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Norway plans to provide Ukraine with $7.3 billion in aid in course of five years

Norwegian Prime Minister Jonas Gahr Stoere

Norwegian Prime Minister Jonas Gahr Stoere says Norway plans to send Ukraine a five-year aid package worth 75 billion kroner ($7.3 billion), almost a year after Russia waged an ongoing war in the ex-Soviet republic.

The pledge by Norway's premier came on Monday as the Nordic country, a major petroleum exporter, significantly boosted its income by exporting natural gas to gas-strapped Europe last year, when the price of gas skyrocketed due to war in Ukraine.

However, Oslo faced criticism from some countries and parts of the opposition at home for indirectly reaping record levels of profits from the current war.

"We are proposing that Norway gives a binding and lasting contribution to Ukraine. We are proposing that 15 billion kroner be given per year to Ukraine for five years, or 75 billion kroner", Stoere told reporters, after presenting the details of the plan to opposition leaders.

The aid package is said to cover humanitarian needs and military requirements for Ukraine and would be divided equally between the two for this year.

"This is the largest aid program Norway has ever had," Stoere further said, adding that the money would be distributed according to Kiev's priorities and not necessarily transferred directly to the authorities.

The Norwegian prime minister also noted that humanitarian aid would be sent to organizations that "have the most experience in delivering humanitarian help", while military aid would be coordinated with American and European allies to "avoid bottlenecks."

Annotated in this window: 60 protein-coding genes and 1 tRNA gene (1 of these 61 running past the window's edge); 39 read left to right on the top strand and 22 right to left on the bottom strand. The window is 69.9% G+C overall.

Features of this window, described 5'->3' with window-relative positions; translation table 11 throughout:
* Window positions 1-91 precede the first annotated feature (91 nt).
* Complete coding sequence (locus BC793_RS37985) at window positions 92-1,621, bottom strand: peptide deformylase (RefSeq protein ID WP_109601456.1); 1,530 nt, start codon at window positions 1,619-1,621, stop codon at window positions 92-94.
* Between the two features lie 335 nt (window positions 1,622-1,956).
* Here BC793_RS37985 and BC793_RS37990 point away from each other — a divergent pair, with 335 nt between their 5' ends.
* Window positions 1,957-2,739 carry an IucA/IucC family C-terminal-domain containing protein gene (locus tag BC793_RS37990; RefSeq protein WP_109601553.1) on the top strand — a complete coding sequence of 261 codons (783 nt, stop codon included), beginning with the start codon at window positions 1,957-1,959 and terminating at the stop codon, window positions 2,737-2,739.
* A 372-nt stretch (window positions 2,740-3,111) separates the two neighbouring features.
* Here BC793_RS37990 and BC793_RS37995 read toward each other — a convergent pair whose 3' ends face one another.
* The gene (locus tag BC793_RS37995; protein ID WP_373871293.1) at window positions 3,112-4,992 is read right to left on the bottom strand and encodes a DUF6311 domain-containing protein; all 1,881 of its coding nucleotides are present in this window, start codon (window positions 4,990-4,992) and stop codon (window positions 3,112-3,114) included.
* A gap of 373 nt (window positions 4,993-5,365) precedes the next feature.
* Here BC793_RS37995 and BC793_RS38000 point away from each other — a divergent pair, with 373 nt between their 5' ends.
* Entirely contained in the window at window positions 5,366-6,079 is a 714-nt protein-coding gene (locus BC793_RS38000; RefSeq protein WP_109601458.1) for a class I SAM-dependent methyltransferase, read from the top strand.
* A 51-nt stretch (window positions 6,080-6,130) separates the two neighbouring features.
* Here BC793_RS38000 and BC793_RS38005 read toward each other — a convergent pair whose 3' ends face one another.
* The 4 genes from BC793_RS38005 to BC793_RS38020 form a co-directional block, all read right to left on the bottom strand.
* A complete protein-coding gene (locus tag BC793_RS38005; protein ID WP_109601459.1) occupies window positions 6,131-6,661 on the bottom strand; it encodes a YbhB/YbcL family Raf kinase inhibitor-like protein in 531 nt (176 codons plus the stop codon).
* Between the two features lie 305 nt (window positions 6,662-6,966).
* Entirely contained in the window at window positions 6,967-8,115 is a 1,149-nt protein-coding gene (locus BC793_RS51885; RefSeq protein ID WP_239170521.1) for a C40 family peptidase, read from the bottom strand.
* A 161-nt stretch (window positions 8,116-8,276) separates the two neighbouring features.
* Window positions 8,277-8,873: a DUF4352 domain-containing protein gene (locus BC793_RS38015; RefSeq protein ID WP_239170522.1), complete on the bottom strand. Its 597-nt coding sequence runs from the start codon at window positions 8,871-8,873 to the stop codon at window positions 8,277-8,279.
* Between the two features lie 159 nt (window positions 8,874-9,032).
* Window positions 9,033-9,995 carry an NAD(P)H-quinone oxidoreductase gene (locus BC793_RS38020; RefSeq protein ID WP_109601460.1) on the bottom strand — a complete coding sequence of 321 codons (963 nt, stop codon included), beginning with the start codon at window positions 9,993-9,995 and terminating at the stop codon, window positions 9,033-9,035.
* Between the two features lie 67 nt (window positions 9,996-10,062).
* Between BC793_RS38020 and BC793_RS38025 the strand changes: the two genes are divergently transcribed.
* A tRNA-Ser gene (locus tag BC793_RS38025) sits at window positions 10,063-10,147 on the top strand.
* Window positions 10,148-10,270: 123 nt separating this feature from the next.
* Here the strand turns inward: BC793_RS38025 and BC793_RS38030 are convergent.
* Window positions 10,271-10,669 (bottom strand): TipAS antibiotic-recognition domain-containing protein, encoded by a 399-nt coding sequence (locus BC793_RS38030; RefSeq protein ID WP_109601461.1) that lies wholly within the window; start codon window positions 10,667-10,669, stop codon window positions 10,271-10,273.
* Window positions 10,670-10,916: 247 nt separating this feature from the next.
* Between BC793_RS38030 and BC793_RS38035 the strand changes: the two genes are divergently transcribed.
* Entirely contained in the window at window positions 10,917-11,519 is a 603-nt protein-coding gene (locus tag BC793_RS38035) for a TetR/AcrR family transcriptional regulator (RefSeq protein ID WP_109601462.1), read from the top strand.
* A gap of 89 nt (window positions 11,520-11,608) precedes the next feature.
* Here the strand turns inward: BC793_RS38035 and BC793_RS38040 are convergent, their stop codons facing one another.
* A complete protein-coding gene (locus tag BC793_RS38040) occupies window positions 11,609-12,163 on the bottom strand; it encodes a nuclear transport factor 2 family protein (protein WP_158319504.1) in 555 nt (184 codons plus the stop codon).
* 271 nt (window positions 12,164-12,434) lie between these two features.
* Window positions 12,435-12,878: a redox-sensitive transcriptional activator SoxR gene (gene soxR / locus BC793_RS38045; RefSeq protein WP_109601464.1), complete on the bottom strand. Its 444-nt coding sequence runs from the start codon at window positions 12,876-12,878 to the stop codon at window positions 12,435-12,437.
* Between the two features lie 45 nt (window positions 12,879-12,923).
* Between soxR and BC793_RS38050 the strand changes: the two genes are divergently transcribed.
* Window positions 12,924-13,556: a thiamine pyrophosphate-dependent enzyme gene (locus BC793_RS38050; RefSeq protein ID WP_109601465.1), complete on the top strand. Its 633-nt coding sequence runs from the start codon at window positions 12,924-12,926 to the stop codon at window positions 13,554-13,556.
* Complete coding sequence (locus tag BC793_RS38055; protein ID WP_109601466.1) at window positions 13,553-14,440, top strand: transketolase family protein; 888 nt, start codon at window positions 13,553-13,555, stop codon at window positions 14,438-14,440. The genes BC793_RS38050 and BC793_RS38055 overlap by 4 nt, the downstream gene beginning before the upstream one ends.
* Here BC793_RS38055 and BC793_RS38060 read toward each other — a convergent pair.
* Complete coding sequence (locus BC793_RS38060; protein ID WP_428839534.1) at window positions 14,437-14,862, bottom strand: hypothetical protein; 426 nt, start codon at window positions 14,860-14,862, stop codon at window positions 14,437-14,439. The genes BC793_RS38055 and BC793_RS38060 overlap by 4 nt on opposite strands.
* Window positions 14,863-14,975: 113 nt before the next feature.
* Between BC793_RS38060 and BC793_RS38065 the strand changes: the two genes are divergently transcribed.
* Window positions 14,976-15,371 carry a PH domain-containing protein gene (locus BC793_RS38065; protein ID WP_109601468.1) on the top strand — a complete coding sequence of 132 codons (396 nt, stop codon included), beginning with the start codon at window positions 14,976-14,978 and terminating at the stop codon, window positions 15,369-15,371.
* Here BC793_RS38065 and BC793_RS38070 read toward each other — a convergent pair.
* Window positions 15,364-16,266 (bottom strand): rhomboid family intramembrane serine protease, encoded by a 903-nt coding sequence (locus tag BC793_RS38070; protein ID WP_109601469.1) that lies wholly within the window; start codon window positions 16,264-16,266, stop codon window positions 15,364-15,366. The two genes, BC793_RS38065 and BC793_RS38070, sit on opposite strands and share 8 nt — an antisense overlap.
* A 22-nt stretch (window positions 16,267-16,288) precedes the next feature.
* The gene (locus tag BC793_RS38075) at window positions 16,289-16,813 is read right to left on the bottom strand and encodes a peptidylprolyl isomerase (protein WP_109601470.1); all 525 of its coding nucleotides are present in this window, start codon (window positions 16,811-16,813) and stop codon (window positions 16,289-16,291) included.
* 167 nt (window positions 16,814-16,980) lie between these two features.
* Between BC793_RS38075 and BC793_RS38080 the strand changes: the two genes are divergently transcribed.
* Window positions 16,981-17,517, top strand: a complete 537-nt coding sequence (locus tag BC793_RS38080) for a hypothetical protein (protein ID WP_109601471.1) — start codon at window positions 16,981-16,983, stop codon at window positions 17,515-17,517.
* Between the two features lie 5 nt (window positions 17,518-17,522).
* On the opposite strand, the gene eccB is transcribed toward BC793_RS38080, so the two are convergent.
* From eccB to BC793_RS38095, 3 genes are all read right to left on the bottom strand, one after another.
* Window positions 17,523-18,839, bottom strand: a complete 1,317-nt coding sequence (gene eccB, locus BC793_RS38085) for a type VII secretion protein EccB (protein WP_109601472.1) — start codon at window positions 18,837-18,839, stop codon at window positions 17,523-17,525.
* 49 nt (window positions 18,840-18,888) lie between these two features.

"We must ensure we avoid corruption and other misuse, which is an important priority for Ukraine. But it is a country at war right now," Stoere added.

However, being a minority government, the Stoere's administration relies on the support of other parties to pass the bill, meaning that the final amount of the package may be changed by parliament.

Last year, the Nordic country, Europe's second-largest oil producer after Russia, became the continent's largest gas supplier after Moscow indefinitely suspended Europe's gas flow.

Russia launched what it calls "a special military operation" in Ukraine on February 24, 2022, over the perceived threat of the ex-Soviet republic joining NATO and to "de-Nazify" Kiev. Since then, the United States and Ukraine's other allies have sent Kiev tens of billions of dollars' worth of weapons, including rocket systems, drones, armored vehicles, tanks, and communication systems.

Western countries have also imposed a slew of economic sanctions on Moscow. The Kremlin has said the sanctions and the Western military assistance will only prolong the war.

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